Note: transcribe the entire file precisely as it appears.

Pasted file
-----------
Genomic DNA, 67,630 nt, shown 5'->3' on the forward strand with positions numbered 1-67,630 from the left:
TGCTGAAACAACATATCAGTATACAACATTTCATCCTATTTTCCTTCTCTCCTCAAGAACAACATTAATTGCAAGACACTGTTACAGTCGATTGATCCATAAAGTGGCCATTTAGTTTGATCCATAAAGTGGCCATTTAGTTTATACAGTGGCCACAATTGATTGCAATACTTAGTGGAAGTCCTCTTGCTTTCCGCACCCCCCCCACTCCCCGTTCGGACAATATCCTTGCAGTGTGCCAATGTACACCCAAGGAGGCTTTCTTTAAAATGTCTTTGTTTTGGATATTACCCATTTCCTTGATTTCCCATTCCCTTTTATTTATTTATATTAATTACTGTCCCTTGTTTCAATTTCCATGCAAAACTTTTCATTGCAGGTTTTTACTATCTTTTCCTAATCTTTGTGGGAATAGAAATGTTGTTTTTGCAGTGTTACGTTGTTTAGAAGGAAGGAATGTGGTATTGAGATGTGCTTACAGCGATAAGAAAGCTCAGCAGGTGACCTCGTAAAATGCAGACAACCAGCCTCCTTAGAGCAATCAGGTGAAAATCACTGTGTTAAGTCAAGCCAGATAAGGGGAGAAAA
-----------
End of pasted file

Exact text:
Genomic DNA, 67,630 nt, shown 5'->3' on the forward strand with positions numbered 1-67,630 from the left:
TGCTGAAACAACATATCAGTATACAACATTTCATCCTATTTTCCTTCTCTCCTCAAGAACAACATTAATTGCAAGACACTGTTACAGTCGATTGATCCATAAAGTGGCCATTTAGTTTGATCCATAAAGTGGCCATTTAGTTTATACAGTGGCCACAATTGATTGCAATACTTAGTGGAAGTCCTCTTGCTTTCCGCACCCCCCCCACTCCCCGTTCGGACAATATCCTTGCAGTGTGCCAATGTACACCCAAGGAGGCTTTCTTTAAAATGTCTTTGTTTTGGATATTACCCATTTCCTTGATTTCCCATTCCCTTTTATTTATTTATATTAATTACTGTCCCTTGTTTCAATTTCCATGCAAAACTTTTCATTGCAGGTTTTTACTATCTTTTCCTAATCTTTGTGGGAATAGAAATGTTGTTTTTGCAGTGTTACGTTGTTTAGAAGGAAGGAATGTGGTATTGAGATGTGCTTACAGCGATAAGAAAGCTCAGCAGGTGACCTCGTAAAATGCAGACAACCAGCCTCCTTAGAGCAATCAGGTGAAAATCACTGTGTTAAGTCAAGCCAGATAAGGGGAGAAAA